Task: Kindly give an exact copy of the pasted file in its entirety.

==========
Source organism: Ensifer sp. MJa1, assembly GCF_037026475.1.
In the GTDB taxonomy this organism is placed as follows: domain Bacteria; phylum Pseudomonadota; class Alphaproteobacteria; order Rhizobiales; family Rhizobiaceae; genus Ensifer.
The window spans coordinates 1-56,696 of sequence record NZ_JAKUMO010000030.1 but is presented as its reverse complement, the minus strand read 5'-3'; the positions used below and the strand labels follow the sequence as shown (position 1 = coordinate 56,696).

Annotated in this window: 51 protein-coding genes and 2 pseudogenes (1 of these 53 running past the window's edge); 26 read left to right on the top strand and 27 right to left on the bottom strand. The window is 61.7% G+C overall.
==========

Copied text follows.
Source organism: Ensifer sp. MJa1, assembly GCF_037026475.1.
In the GTDB taxonomy this organism is placed as follows: domain Bacteria; phylum Pseudomonadota; class Alphaproteobacteria; order Rhizobiales; family Rhizobiaceae; genus Ensifer.
The window spans coordinates 1-56,696 of sequence record NZ_JAKUMO010000030.1 but is presented as its reverse complement, the minus strand read 5'-3'; the positions used below and the strand labels follow the sequence as shown (position 1 = coordinate 56,696).

Annotated in this window: 51 protein-coding genes and 2 pseudogenes (1 of these 53 running past the window's edge); 26 read left to right on the top strand and 27 right to left on the bottom strand. The window is 61.7% G+C overall.